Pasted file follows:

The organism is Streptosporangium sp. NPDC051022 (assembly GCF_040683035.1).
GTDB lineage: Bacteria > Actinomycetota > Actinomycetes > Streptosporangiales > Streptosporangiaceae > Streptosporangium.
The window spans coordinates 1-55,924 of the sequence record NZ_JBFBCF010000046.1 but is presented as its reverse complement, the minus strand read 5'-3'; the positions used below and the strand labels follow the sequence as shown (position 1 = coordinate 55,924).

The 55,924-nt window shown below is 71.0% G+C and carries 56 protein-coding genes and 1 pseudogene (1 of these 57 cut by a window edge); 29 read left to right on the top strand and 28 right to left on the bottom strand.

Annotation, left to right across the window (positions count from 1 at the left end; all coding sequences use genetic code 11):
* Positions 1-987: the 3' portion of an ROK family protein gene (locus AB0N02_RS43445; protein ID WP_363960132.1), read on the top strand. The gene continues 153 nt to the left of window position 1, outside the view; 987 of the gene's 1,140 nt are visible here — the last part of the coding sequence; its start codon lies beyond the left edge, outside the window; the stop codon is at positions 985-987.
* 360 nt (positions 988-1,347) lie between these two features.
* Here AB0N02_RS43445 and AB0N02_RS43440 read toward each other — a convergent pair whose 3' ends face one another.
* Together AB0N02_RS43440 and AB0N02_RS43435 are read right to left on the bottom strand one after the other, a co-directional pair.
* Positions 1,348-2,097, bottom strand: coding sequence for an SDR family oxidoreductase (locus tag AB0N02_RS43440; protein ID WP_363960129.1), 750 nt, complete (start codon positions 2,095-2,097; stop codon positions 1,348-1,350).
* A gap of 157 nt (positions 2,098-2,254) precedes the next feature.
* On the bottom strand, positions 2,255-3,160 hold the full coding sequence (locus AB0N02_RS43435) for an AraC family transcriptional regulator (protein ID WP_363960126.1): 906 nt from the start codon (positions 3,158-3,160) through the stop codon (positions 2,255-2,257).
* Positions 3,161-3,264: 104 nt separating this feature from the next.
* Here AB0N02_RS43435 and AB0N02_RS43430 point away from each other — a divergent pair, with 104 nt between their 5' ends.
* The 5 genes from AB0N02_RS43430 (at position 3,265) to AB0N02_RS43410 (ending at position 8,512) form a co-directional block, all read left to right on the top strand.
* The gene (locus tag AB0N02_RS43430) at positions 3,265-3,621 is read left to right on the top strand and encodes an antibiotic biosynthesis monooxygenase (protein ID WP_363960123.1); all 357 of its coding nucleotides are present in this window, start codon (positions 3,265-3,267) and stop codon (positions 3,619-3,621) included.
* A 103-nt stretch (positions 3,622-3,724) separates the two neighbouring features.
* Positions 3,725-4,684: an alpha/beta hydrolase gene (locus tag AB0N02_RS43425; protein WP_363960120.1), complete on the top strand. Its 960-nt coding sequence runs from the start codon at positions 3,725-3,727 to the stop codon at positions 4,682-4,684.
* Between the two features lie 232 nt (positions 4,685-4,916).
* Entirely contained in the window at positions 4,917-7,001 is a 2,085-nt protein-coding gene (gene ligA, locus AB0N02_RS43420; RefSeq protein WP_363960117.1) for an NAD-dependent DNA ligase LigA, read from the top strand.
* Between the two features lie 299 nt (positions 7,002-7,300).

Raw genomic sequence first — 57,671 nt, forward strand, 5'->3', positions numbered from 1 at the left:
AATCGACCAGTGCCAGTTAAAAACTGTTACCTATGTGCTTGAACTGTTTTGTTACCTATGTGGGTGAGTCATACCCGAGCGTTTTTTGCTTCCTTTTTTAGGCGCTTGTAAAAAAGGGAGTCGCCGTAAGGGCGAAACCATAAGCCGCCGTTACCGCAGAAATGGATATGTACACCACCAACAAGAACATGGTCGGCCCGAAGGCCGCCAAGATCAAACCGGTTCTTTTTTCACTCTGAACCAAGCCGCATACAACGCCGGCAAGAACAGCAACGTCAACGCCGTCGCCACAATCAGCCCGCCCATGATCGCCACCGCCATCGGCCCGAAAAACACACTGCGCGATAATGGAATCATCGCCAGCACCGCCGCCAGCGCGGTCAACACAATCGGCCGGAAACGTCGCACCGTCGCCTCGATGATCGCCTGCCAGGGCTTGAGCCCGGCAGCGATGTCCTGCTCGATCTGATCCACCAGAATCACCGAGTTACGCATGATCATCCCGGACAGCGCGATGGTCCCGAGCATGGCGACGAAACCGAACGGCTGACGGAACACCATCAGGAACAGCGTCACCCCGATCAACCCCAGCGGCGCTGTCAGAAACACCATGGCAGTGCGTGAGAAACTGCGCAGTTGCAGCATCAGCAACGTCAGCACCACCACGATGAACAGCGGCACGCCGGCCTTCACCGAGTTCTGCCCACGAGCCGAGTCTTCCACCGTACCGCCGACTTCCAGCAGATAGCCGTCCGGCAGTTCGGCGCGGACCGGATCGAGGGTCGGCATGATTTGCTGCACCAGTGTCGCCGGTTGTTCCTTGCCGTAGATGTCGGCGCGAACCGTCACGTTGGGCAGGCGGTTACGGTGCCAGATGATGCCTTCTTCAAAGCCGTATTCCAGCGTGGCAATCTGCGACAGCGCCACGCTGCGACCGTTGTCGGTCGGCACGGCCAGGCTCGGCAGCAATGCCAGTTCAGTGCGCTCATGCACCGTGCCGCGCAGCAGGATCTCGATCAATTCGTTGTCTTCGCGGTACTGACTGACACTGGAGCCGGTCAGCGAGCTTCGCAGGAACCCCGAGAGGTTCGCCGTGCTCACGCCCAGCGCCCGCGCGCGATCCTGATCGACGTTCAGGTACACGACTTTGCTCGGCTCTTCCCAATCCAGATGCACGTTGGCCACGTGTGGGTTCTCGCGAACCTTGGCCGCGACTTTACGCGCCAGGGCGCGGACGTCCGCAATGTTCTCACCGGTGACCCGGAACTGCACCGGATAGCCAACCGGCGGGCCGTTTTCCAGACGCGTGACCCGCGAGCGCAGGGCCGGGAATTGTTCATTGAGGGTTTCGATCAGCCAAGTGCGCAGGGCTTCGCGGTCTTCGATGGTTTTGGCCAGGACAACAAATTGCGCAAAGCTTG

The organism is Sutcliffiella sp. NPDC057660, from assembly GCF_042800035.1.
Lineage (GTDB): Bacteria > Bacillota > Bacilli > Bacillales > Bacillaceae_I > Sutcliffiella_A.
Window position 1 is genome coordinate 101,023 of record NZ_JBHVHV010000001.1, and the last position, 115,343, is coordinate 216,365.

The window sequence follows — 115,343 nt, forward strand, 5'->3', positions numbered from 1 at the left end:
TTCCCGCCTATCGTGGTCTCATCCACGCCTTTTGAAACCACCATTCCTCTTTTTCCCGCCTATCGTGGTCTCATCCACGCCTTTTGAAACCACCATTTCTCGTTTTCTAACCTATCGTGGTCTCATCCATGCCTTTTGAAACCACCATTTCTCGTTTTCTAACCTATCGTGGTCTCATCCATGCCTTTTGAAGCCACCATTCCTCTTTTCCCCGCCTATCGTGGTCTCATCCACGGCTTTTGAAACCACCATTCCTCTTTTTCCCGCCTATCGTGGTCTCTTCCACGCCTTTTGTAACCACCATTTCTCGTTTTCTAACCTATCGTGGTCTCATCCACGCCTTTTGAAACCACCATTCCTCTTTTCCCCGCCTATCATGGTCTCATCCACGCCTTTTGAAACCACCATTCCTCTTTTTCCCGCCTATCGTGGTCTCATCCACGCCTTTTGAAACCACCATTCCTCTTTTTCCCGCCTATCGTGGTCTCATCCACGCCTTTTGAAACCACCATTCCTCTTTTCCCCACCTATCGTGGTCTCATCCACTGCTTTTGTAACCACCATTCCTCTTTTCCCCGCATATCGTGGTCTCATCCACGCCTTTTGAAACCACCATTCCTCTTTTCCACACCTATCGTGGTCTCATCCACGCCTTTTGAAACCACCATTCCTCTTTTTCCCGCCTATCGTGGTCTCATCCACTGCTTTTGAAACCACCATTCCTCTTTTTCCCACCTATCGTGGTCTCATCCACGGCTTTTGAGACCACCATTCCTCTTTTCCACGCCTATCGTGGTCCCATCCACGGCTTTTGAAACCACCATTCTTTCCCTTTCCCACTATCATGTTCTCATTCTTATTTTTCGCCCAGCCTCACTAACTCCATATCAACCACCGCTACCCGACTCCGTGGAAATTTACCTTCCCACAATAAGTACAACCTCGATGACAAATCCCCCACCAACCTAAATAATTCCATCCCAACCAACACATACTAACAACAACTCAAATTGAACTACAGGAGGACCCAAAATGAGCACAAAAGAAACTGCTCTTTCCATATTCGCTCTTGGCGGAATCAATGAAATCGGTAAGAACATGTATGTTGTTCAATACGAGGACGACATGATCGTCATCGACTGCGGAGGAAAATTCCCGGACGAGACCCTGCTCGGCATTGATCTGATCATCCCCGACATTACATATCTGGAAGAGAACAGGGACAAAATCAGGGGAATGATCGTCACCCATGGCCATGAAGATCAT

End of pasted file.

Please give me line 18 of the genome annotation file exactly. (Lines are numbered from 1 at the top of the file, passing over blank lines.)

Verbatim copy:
* Positions 3,725-4,684: an alpha/beta hydrolase gene (locus tag AB0N02_RS43425; protein WP_363960120.1), complete on the top strand. Its 960-nt coding sequence runs from the start codon at positions 3,725-3,727 to the stop codon at positions 4,682-4,684.